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15 Things to Know About the College Rankings from U.S. News


Even though U.S. News and World Report's college rankings are extremely popular, very few families are aware of how they are created.

Before you place too much stock in the college rankings published by U.S. News, consider the following 15 facts.

1. U. S. news relies on rankings to stay alive.

Despite being a mere shadow of what it once was, the U.S. News college rankings still have a significant impact. Long ago, U.S. News had trouble keeping up a healthy subscriber base.

In order to stay in business, U.S. News publishes fabricated rankings for a variety of products, including hospitals, cars, diets, high schools, law firms, vacations, cruises, and health insurance.

U.S. News' College Rankings

2. U.S. News’ college rankings have encouraged institutional bad behavior.

The U.S. News college ranking system is one of the primary causes of rising college costs and encouraging dishonest admission practices.

Millions of students have suffered as a result of the rankings race due to the actions of the audience that cares the most about the data, college presidents, their boards of trustees, and consequently, their admission offices.

These individuals use a straightforward (though gravely flawed) scorecard provided by US News to assess the performance of their institutions, and they become upset if that rating remains the same or, worse yet, decreases.

3. The college rankings formula can be gamed.

Many universities have discovered the secret to rising through the rankings.

Northeastern University college ranking

One of the universities that worked tirelessly to raise its ranks was Northeastern University. Two decades ago, Northeastern was viewed as a commuter school serving blue-collar students that was saddled with an ugly campus and was of the third tier.

However, a new college president soon took office and became utterly committed to salvaging the organization by doing everything in his power to raise its U.S. News ranking.

There's little doubt that the system encourages gaming, according to the Northeastern president, who was reported as saying this in a Boston Magazine article about this Cinderella story four years ago.

Northeastern, which is currently a very popular destination, is ranked No. 40 in the prestigious national university category by U.S. News. It was ranked No. 162 twenty years ago, and nobody outside of Boston had ever heard of it.

George Washington University's college ranking

Another struggling commuter school, George Washington University, was able to attract wealthy students by cracking the U.S. News college rankings code. These students could afford to pay more for a bachelor's degree, which in turn attracted more well-off youngsters.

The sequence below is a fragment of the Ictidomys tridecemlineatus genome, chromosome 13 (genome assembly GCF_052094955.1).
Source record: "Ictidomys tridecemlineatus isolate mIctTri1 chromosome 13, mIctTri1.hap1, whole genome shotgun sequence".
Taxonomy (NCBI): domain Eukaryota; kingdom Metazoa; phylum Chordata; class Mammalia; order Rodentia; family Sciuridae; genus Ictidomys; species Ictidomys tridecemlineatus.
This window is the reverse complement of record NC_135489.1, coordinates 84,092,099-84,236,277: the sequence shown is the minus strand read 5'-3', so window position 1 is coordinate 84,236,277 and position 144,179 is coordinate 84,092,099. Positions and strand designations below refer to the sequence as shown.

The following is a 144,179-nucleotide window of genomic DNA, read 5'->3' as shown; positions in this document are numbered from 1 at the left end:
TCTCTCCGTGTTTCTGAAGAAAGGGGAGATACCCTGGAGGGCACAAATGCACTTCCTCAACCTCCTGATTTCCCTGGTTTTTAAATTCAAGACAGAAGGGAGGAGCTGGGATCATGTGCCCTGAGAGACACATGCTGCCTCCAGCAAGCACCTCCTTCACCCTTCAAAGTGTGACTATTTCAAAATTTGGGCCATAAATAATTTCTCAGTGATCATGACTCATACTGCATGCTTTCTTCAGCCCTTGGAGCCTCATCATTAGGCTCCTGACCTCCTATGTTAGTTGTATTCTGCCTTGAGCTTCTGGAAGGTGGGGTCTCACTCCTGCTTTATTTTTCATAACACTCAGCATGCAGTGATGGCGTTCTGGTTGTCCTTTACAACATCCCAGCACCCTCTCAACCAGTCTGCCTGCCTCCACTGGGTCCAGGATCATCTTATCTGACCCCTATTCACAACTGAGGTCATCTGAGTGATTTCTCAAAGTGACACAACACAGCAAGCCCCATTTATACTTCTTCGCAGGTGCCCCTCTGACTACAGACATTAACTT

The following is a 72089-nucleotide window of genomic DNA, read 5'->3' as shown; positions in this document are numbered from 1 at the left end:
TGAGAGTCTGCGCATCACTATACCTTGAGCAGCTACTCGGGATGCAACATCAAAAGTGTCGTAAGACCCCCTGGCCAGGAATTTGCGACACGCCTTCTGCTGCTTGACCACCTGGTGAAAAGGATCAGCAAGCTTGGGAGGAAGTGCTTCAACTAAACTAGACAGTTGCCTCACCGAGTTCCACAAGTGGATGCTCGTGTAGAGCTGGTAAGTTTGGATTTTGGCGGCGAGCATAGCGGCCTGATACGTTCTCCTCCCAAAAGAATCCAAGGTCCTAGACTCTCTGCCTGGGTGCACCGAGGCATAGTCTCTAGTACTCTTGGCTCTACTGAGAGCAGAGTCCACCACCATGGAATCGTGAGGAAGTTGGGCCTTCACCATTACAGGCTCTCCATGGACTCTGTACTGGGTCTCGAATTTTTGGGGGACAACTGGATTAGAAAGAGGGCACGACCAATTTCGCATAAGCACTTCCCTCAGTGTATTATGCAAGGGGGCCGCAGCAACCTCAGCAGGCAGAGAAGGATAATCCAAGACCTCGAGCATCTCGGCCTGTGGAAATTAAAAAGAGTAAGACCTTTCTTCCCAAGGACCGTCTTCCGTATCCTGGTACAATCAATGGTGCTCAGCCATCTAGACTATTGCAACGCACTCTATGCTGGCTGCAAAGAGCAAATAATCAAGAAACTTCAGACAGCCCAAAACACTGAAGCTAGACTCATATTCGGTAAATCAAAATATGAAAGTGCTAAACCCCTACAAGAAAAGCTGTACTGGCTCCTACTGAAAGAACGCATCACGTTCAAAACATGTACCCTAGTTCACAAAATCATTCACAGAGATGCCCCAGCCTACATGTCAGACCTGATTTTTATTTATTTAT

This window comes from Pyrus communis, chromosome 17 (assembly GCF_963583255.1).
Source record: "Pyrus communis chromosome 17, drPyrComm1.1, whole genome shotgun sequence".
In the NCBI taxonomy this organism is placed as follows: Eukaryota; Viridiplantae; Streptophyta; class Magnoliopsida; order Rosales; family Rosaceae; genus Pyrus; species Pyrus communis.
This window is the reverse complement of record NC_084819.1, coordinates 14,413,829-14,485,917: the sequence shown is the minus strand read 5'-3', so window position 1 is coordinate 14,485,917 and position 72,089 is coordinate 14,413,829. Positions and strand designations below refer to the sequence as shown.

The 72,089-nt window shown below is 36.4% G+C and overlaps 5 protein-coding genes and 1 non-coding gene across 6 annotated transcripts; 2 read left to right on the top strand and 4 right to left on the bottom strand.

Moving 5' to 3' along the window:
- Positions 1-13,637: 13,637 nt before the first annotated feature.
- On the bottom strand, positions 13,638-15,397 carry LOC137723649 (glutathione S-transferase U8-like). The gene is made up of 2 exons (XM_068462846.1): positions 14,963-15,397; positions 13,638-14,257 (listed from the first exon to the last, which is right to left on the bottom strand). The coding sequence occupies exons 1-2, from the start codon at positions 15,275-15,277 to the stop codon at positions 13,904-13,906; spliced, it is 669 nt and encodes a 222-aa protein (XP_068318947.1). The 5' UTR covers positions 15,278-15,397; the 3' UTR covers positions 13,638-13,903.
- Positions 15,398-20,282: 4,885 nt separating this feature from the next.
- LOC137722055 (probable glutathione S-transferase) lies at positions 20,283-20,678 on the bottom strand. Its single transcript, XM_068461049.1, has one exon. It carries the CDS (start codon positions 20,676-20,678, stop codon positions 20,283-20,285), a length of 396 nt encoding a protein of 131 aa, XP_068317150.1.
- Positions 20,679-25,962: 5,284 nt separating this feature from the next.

Here is a Washington Monthly piece that discusses how ranking manipulation propelled GWU to the top of the list. It is now ranked No. 56 in the category of national universities.

4. Popularity is a big ratings factor.

The U.S. News ranking of a school will be strongly influenced by its reputation among the proper individuals.

Three administrators from the president, provost, and admission offices at each institution in the national university category, for example, are required to evaluate all of their peers on a one-to-five grading scale in yearly surveys. (One is merely minor, while five is exceptional.)

The problem, though, is as follows:

What do the leaders of UCLA, Johns Hopkins, University of Tulsa, and Clemson know about what's happening at Brandeis, Case Western Reserve, Virginia Tech, and Florida State, let alone 300 additional institutions that fall under the national university category?

Or consider colleges that fall under the liberal arts college category but are far less well-known. What information do Beloit and Juniata officials have regarding the caliber of instruction at Lake Forest, Coe, Rhodes, and Allegheny colleges?

Administrators should refuse to rate peers on a scale of one to five since it is an illogical exercise.

5. U. S. News measures six-year graduation rates.

I don’t know any parents who thinks that graduating from college in six years is acceptable. U.S. News, however, uses six-year rates when evaluating schools. Another head scratcher.

6. Rankings encourage colleges to favor affluent students.

Rich students are favored because US News rewards schools that provide higher test scores and grade point averages for their entering freshman cohort.

Wealthy high school students benefit from this selectivity focus because they typically have stronger academic records. These teenagers are more likely to have attended schools with more robust academic programs and can afford pricey test preparation classes. Family income and test scores on standardized tests have a significant positive link.

The school can increase sticker prices without alienating too many prospective consumers by luring wealthier pupils.

7. Rankings encourage the use of merit scholarships.